August 9, 2014. There is a light, steady rain falling in the swamp this Saturday morning. On the drive to the visitor’s center I stop to move two box turtles crossing the asphalt road. The rain shows an entirely different side to the swamp, providing a subdued, evocative atmosphere that invites contemplation and reflection. I like the feeling and am tempted to sit on a boardwalk bench and watch the rain come down, but the need to walk in it wins out.
A few water tupelo leaves have turned yellow and fallen to the ground, and here and there are green water tupelo fruits, some of which have been chewed on by squirrels. As I prepare to step off the low boardwalk into the muck swamp, I look down and see an eighteen-inch copperhead about where I was going to put my boot. His attractive tans and browns make him almost invisible in leaf litter, but this camouflage pattern doesn’t work as well against the dark earth of the muck swamp, and he stands out more than usual. He doesn’t mind my presence and poses nicely for a few photos.
The muck swamp is just dry enough to allow my 175-pound frame to walk on it without bogging down, but I can easily push my persimmon walking stick a good six to eight inches down through the top layer. The ground consists of nothing but mud and scattered pools of shallow water. This particular area west of the low boardwalk is a pure stand of virgin water tupelo hundreds of years old. I see no signs of cut cypress stumps and surmise that monotypic stands of tupelo did occur in the swamp under natural conditions.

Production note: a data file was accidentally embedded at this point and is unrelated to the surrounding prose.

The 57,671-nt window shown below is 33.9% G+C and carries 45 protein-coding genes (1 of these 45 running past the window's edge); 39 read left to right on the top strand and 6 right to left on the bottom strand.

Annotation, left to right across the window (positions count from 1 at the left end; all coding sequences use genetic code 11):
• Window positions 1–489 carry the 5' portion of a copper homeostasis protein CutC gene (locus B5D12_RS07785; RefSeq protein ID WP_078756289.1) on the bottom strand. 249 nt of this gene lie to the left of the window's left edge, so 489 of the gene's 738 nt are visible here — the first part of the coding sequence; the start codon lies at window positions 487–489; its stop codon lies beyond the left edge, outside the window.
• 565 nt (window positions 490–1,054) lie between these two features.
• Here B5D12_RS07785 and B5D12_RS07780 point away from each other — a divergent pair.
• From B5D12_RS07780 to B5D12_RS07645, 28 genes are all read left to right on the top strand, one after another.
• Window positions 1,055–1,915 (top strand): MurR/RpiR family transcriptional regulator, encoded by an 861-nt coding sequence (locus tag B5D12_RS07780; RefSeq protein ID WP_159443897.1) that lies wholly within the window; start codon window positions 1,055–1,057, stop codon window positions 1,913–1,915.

The water tupelos have impressive buttresses, running sixteen to eighteen feet in circumference, with a few exceeding twenty feet. Almost every one has a broken or missing major canopy limb, usually at the first fork. The result is some very impressive large cavities providing homes for everything from bats to barred owls. In the Mississippi Delta large tupelo cavities are a favorite aerial retreat for denning black bears.
Farther back in the swamp I see a great egret get up from one of the shallow pools and fly off. Against the somber background of muted greens, grays, and browns, the egret is a blinding beacon of pure white.
I turn and head south and the topography gradually changes. I’m leaving behind the pure tupelo stand and now enter a more diverse forest of bald cypress mixed with red maple, overcup oak, laurel oak, and tupelo. The ground is firmer and the elevation perhaps six-to-eight inches higher. The rain has now started falling much harder, and I hear a rumble or two of thunder off in the distance. I hope it stays there. My old faithful rain parka is still waterproof, for the most part, but everything from the waist down is wet.
As I continue south, I move onto even firmer ground, one that is supporting a low growth of switch cane. In a small clearing in the cane I see two box turtles together, both of which prove to be males. One is noticeably larger than the other, with a flare to the edge of the carapace while the smaller male has no flare but a higher-domed carapace. The rain makes their wet, colorful shells stand out nicely. I assume the turtles may be in some sort of dispute, perhaps over a female who happens to be out of the picture right now.
The ground is high enough to support small openings of lime-green sedge meadows, lush and thick from the rain. The overcast and damp really make the meadows pop with such brilliant green that it would be difficult to improve with digital enhancements.